flow to brain is compromised & damage happens.
4) Venous thrombosis: increase in the pressure of the veins in the
brain that then leads to bleeding into brain.
5) Intracerebral hemorrhage: from small arteries commonly due to
high blood pressure, AVMs or from clots that cause bleeding; also
from **trauma, illicit drugs like cocaine or amphetamines
6) Silent stroke: no outward symptoms; person usually unaware; more
common than most realize; high blood pressure and diabetes are
significant contributors; can be found on MRI incidentally or when
person is under full examination.
7) Sickle cell anemia (SSA): blood cells clump up and block blood
vessels; stroke is a second leading cause of death in people under 20
who have SSA.
**TRAUMA: falls, blunt trauma to skull, bullets or other penetrating objects into the
brain can cause bleeding that will compress brain tissue, reduce oxygen to the site and
ultimately cause direct toxicity with high likelihood of loss of brain function.
NOTE: repeated blunt trauma to head as in sports injuries, recurrent falls or physical
violence are all implicated in both short and long term brain dysfunction.
We try to understand the precise cause for a stroke via
the following approaches. Thirty % of the time, we
cannot pinpoint the exact cause. The suspicion based on
a clinical picture, however, will generally give us an
answer to the question of how it happened.
HOW IS STROKE DIAGNOSED?????
1) Neurological exam by a doctor
2) CT scan
3) MRI scan
4) Doppler ultrasound of carotid arteries
5) Echocardiogram and electrocardiogram
6) Holter monitor
8) Blood testing to check for high cholesterol
or bleeding problems
9) NOTE: NO COMMONLY USED OR
STANDARD BLOOD TEST to actually
DIAGNOSE a stroke
1) Medical support with any & all necessary fluids to maintain adequate
blood volume and pressure for brain preservation
2) Removal of the clot directly by THROMBECTOMY: neurosurgeon to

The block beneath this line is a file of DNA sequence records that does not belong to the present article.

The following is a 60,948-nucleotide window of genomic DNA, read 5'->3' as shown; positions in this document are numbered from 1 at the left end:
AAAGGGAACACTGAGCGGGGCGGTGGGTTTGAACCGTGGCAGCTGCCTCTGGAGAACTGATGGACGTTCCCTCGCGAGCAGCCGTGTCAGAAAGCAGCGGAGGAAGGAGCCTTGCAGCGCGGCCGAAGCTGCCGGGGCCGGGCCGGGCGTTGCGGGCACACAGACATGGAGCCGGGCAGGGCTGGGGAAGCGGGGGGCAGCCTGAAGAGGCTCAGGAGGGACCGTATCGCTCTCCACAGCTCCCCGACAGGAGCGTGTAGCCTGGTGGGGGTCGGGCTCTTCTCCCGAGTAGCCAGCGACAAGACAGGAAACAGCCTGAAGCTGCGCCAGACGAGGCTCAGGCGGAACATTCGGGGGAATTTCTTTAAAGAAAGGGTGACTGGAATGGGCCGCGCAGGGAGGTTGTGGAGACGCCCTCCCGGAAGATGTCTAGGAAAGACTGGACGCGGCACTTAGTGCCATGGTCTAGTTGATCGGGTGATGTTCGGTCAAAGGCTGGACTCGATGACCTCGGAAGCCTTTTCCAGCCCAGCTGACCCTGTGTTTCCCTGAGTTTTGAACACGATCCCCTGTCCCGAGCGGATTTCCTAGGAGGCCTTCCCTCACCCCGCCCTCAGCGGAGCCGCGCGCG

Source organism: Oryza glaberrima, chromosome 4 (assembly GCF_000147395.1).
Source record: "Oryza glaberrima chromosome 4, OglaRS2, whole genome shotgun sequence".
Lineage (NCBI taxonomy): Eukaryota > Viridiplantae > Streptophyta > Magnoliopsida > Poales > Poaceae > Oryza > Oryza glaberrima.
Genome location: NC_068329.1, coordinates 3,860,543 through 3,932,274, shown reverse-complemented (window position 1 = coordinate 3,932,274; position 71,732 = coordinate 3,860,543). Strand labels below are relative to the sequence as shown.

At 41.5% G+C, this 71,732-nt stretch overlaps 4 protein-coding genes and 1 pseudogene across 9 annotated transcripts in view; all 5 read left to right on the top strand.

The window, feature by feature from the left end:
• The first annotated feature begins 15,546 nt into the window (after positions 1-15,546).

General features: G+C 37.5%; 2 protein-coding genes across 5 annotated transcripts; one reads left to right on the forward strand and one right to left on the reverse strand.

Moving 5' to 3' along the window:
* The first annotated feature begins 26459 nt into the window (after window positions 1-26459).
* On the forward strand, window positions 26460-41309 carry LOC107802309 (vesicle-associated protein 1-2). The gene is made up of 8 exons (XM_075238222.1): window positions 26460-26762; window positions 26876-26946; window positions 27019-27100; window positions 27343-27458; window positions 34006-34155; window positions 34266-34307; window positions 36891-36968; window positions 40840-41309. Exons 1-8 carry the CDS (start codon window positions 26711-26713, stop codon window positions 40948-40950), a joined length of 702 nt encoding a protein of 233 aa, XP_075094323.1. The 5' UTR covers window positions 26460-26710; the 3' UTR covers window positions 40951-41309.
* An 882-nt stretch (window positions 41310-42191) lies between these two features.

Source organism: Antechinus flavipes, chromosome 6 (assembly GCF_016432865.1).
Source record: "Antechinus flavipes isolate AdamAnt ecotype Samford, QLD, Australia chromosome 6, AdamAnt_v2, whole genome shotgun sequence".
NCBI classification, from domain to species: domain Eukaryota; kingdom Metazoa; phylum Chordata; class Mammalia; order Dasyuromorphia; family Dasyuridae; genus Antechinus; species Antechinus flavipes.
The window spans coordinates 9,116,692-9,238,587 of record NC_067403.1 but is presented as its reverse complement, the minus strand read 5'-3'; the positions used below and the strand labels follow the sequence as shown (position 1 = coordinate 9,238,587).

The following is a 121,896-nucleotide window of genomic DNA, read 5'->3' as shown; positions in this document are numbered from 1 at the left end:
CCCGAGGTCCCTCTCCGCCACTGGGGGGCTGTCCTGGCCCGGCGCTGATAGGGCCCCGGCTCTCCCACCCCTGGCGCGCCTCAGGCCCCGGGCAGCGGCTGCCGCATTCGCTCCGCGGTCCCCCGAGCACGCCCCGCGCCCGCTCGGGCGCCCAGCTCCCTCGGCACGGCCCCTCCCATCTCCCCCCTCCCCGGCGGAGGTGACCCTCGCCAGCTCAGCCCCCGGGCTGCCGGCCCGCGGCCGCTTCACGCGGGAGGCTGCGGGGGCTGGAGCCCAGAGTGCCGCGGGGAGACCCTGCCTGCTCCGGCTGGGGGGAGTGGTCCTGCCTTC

evacuate the clot and any blood debris; NOT ALL CASES WILL NEED
3) Breaking up the clot by THROMBOLYSIS: within 3 hours of a stroke a TPA
(tissue plasmninogen activator) infusion into the bloodstream may
prevent residual damage to the brain; only for NON-BLEEDING strokes;
only a small percentage of stroke patients are seen early enough to
receive this treatment.
A stroke or CVA is managed as follows:
4) Direct intra-arterial fibrinolysis: a catheter is passed into a brain artery
and medication is injected at the site of the thrombosis.
5) For NON-BLEEDING STROKES: Anticoagulation can be initiated once and
only once the stroke has been confirmed to be such.
6) Anticoagulation: NOT FOR BLEEDING STROKES; aspirin alone- up to
325mg daily; warfarin or Coumadin; antiplatelet agents like PLAVIX
(clopidogrel) and PERSANTINE (dipyridamole) plus aspirin; they can be
used as solo agents or combined, e.g. aspirin and one of the others; all
have risks of bleeding so must be monitored.
7) Rest, observation and may need sedation
8) Anticonvulsants are used in a percentage of strokes to prevent
9) ANGIOPLASTY or STENTS: research is under way to see if these
can be used in ACUTE stroke. They are used in prevention
10) Support on a stroke unit in a hospital facility or rehab center. Can
be inpatient and then outpatient services. Rehab includes:
PHYSICAL THERAPY, OCCUPATIONAL THERAPY, SPEECH THERAPY,
PSYCH THERAPY for the purpose of relearning how to move and
use muscles again, perform usual activities of daily living, speak
coherently, cope with the mental trauma.